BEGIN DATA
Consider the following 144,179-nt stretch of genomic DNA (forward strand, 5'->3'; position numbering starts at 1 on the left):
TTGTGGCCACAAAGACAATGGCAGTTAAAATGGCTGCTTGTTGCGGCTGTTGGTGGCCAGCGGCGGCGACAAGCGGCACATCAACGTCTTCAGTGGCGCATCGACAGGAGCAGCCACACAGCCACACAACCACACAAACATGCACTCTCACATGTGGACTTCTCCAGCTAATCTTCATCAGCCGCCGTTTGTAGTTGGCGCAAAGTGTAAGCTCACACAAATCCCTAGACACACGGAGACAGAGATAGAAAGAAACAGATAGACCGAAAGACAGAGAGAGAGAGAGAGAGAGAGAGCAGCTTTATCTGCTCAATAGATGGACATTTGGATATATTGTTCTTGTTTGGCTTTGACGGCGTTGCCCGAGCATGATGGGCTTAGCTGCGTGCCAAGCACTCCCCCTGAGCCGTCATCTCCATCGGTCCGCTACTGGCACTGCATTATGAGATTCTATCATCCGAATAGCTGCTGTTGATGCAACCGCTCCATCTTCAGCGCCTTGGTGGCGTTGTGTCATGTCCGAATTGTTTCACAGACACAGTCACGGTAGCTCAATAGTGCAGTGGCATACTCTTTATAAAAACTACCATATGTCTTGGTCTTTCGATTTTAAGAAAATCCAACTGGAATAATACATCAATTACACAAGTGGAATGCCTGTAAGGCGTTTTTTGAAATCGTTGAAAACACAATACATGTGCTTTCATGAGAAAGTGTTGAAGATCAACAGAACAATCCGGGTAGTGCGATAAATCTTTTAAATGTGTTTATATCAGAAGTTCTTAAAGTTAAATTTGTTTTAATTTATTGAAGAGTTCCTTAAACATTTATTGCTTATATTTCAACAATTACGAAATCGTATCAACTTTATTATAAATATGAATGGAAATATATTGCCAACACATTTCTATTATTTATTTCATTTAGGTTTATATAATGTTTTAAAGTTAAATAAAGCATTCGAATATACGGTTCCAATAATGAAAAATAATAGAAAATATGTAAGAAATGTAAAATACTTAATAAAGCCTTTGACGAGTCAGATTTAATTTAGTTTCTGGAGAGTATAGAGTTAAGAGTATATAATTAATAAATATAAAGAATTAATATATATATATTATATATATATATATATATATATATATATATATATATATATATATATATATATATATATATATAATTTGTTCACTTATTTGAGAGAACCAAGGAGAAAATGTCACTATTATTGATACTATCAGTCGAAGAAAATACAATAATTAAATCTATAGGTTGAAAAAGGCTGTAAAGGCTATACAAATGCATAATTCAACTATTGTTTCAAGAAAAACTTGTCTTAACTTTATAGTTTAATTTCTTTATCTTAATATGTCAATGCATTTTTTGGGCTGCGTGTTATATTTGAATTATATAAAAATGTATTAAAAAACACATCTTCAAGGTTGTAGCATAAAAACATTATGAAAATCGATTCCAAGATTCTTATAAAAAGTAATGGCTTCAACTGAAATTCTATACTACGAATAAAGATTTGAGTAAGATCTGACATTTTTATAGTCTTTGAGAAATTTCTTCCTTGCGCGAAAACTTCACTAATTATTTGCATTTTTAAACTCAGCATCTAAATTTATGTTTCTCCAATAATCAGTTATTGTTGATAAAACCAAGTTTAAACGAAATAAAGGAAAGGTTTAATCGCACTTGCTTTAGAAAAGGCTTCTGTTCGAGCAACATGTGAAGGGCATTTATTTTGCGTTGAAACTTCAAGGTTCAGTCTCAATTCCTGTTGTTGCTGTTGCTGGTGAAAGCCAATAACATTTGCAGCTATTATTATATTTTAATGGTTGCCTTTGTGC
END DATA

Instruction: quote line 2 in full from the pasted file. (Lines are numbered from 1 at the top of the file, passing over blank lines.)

TTGTGGCCACAAAGACAATGGCAGTTAAAATGGCTGCTTGTTGCGGCTGTTGGTGGCCAGCGGCGGCGACAAGCGGCACATCAACGTCTTCAGTGGCGCATCGACAGGAGCAGCCACACAGCCACACAACCACACAAACATGCACTCTCACATGTGGACTTCTCCAGCTAATCTTCATCAGCCGCCGTTTGTAGTTGGCGCAAAGTGTAAGCTCACACAAATCCCTAGACACACGGAGACAGAGATAGAAAGAAACAGATAGACCGAAAGACAGAGAGAGAGAGAGAGAGAGAGAGCAGCTTTATCTGCTCAATAGATGGACATTTGGATATATTGTTCTTGTTTGGCTTTGACGGCGTTGCCCGAGCATGATGGGCTTAGCTGCGTGCCAAGCACTCCCCCTGAGCCGTCATCTCCATCGGTCCGCTACTGGCACTGCATTATGAGATTCTATCATCCGAATAGCTGCTGTTGATGCAACCGCTCCATCTTCAGCGCCTTGGTGGCGTTGTGTCATGTCCGAATTGTTTCACAGACACAGTCACGGTAGCTCAATAGTGCAGTGGCATACTCTTTATAAAAACTACCATATGTCTTGGTCTTTCGATTTTAAGAAAATCCAACTGGAATAATACATCAATTACACAAGTGGAATGCCTGTAAGGCGTTTTTTGAAATCGTTGAAAACACAATACATGTGCTTTCATGAGAAAGTGTTGAAGATCAACAGAACAATCCGGGTAGTGCGATAAATCTTTTAAATGTGTTTATATCAGAAGTTCTTAAAGTTAAATTTGTTTTAATTTATTGAAGAGTTCCTTAAACATTTATTGCTTATATTTCAACAATTACGAAATCGTATCAACTTTATTATAAATATGAATGGAAATATATTGCCAACACATTTCTATTATTTATTTCATTTAGGTTTATATAATGTTTTAAAGTTAAATAAAGCATTCGAATATACGGTTCCAATAATGAAAAATAATAGAAAATATGTAAGAAATGTAAAATACTTAATAAAGCCTTTGACGAGTCAGATTTAATTTAGTTTCTGGAGAGTATAGAGTTAAGAGTATATAATTAATAAATATAAAGAATTAATATATATATATTATATATATATATATATATATATATATATATATATATATATATATATATATATATATATATATAATTTGTTCACTTATTTGAGAGAACCAAGGAGAAAATGTCACTATTATTGATACTATCAGTCGAAGAAAATACAATAATTAAATCTATAGGTTGAAAAAGGCTGTAAAGGCTATACAAATGCATAATTCAACTATTGTTTCAAGAAAAACTTGTCTTAACTTTATAGTTTAATTTCTTTATCTTAATATGTCAATGCATTTTTTGGGCTGCGTGTTATATTTGAATTATATAAAAATGTATTAAAAAACACATCTTCAAGGTTGTAGCATAAAAACATTATGAAAATCGATTCCAAGATTCTTATAAAAAGTAATGGCTTCAACTGAAATTCTATACTACGAATAAAGATTTGAGTAAGATCTGACATTTTTATAGTCTTTGAGAAATTTCTTCCTTGCGCGAAAACTTCACTAATTATTTGCATTTTTAAACTCAGCATCTAAATTTATGTTTCTCCAATAATCAGTTATTGTTGATAAAACCAAGTTTAAACGAAATAAAGGAAAGGTTTAATCGCACTTGCTTTAGAAAAGGCTTCTGTTCGAGCAACATGTGAAGGGCATTTATTTTGCGTTGAAACTTCAAGGTTCAGTCTCAATTCCTGTTGTTGCTGTTGCTGGTGAAAGCCAATAACATTTGCAGCTATTATTATATTTTAATGGTTGCCTTTGTGC